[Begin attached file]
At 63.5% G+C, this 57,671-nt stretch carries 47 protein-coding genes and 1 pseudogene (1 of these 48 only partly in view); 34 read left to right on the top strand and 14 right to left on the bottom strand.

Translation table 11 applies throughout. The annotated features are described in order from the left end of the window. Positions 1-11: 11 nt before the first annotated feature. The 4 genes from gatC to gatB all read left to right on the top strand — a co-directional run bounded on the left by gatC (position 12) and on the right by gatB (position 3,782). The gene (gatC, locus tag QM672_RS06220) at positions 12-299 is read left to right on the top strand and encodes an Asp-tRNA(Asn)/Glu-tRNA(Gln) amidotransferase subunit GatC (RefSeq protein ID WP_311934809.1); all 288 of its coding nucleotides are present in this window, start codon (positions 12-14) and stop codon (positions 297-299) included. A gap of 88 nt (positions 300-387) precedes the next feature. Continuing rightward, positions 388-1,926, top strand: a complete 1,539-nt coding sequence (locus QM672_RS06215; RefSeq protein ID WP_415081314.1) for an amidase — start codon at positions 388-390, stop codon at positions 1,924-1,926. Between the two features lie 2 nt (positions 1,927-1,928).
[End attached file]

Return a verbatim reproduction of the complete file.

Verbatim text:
At 63.5% G+C, this 57,671-nt stretch carries 47 protein-coding genes and 1 pseudogene (1 of these 48 only partly in view); 34 read left to right on the top strand and 14 right to left on the bottom strand.

Translation table 11 applies throughout. The annotated features are described in order from the left end of the window. Positions 1-11: 11 nt before the first annotated feature. The 4 genes from gatC to gatB all read left to right on the top strand — a co-directional run bounded on the left by gatC (position 12) and on the right by gatB (position 3,782). The gene (gatC, locus tag QM672_RS06220) at positions 12-299 is read left to right on the top strand and encodes an Asp-tRNA(Asn)/Glu-tRNA(Gln) amidotransferase subunit GatC (RefSeq protein ID WP_311934809.1); all 288 of its coding nucleotides are present in this window, start codon (positions 12-14) and stop codon (positions 297-299) included. A gap of 88 nt (positions 300-387) precedes the next feature. Continuing rightward, positions 388-1,926, top strand: a complete 1,539-nt coding sequence (locus QM672_RS06215; RefSeq protein ID WP_415081314.1) for an amidase — start codon at positions 388-390, stop codon at positions 1,924-1,926. Between the two features lie 2 nt (positions 1,927-1,928).